Vital lawsuits that will determine whose vote will count and whose will not are still pending with fewer than 40 days left until Nov. 3, Election Day.
Republicans in key swing states are pushing to overturn crucial court rulings that expanded access to absentee and mail-in voting during the coronavirus pandemic.
These cases could decide the election. They will determine how many ballots cast through the mail are either counted or invalidated because of minor errors made by the voter or delayed mail delivery. Even a relatively small number of ballots going uncounted could have major implications: The 2016 presidential contest was decided by just tens of thousands of votes across three states.
Most elections don’t involve a litigation frenzy. But the pandemic, coupled with a U.S. Postal Service crippled by both the virus and new leadership, has driven both parties to the courts.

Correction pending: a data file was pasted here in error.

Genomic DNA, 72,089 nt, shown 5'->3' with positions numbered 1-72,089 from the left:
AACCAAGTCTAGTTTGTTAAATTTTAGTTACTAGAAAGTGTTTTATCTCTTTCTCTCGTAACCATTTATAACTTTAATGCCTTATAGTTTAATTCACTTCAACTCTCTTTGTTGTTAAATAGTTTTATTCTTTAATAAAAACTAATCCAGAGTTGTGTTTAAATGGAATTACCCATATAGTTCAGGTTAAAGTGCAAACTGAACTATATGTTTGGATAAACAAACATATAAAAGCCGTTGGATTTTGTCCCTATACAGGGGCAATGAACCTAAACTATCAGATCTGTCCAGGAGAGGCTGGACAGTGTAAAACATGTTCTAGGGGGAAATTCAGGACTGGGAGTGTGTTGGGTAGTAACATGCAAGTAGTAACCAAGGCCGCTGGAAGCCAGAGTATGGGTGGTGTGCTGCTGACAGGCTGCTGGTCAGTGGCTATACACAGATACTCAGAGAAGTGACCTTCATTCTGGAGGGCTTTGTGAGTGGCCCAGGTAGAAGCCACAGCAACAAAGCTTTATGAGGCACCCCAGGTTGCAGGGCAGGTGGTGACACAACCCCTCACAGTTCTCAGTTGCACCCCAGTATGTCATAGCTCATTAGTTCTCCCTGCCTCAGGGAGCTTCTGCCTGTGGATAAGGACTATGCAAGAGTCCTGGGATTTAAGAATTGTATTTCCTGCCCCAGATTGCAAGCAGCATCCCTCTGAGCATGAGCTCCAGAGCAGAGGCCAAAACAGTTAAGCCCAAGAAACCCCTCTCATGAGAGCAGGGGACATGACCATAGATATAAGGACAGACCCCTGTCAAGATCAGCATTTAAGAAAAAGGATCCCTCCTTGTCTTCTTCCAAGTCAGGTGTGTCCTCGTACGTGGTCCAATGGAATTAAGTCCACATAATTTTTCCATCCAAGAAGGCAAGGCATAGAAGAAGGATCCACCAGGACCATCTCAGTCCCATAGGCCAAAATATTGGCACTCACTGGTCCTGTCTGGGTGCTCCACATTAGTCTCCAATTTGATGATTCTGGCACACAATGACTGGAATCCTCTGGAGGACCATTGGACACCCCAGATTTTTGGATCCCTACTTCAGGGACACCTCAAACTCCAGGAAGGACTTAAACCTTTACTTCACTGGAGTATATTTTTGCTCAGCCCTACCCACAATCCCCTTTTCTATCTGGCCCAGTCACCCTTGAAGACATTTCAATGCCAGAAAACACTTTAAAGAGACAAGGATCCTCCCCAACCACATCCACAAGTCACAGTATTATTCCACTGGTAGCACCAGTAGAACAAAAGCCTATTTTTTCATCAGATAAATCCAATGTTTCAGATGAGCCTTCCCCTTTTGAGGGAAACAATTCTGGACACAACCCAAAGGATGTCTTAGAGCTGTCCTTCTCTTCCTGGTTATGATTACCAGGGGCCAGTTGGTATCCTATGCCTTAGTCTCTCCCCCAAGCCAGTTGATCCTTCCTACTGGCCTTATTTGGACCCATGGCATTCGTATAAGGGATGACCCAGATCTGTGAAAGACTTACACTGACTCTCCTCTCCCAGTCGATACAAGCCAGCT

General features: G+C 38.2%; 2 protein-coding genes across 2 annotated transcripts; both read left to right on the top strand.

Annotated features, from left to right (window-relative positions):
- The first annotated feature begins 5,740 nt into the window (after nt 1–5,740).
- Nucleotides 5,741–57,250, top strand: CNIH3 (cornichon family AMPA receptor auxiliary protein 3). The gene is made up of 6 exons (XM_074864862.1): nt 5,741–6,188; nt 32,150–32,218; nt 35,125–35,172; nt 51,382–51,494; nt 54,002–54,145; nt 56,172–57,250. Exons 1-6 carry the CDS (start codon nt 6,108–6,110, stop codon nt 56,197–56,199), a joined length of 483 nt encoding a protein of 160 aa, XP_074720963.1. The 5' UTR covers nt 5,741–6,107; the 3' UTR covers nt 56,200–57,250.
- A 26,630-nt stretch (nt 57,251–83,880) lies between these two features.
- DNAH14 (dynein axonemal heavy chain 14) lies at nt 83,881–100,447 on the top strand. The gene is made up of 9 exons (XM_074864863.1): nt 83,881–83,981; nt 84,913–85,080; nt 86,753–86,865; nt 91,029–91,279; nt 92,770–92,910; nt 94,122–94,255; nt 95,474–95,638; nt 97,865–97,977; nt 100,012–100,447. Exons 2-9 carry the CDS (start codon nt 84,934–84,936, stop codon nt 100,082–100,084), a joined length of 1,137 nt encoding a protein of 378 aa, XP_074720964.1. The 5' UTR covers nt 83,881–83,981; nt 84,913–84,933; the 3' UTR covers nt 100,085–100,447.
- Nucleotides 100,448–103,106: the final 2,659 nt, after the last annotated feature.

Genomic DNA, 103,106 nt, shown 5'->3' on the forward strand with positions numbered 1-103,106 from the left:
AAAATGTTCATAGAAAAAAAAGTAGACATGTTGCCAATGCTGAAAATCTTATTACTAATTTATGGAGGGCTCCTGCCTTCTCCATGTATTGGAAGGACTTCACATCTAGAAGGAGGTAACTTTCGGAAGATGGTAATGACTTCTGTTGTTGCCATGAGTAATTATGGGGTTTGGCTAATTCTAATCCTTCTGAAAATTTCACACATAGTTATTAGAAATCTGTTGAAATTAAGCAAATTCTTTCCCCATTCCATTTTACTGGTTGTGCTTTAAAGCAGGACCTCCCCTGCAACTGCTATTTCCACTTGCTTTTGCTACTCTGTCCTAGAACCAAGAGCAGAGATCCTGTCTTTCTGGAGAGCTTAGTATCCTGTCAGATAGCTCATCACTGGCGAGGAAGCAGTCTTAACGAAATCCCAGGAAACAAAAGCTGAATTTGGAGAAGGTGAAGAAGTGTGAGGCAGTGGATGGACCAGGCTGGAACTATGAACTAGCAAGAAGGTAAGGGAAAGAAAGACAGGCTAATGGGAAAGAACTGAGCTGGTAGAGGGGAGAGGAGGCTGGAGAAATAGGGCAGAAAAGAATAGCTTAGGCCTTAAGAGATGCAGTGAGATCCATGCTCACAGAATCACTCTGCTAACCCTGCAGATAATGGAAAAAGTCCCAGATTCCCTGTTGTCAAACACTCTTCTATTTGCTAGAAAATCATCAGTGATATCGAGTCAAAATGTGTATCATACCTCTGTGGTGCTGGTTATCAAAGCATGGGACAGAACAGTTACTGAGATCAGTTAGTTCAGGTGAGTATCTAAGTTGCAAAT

Voting rights advocates and Democratic Party lawyers have sued in more than two dozen states seeking to ease or eliminate restrictions on absentee and mail-in voting practices. Republicans, led by President Donald Trump, have sued or intervened in 20 states trying to either maintain those restrictions or overturn newly enacted laws expanding absentee and mail-in voting rights.
The question now is whether federal appeals courts, and ultimately the Supreme Court, will uphold lower court rulings that reduced barriers to counting ballots in the general election. In litigation during this year’s primary season, the Supreme Court and federal appeals courts routinely overturned lower court rulings that had loosened restrictions on voting absentee or by mail during the pandemic.
“The federal judiciary is not being a great avenue for relief,” said Sylvia Albert, director of voting and elections at Common Cause, a nonpartisan nonprofit. “Some state courts have provided more. And that’s where you’ve seen more orders for expanded access.”
These appeals are part of Trump and...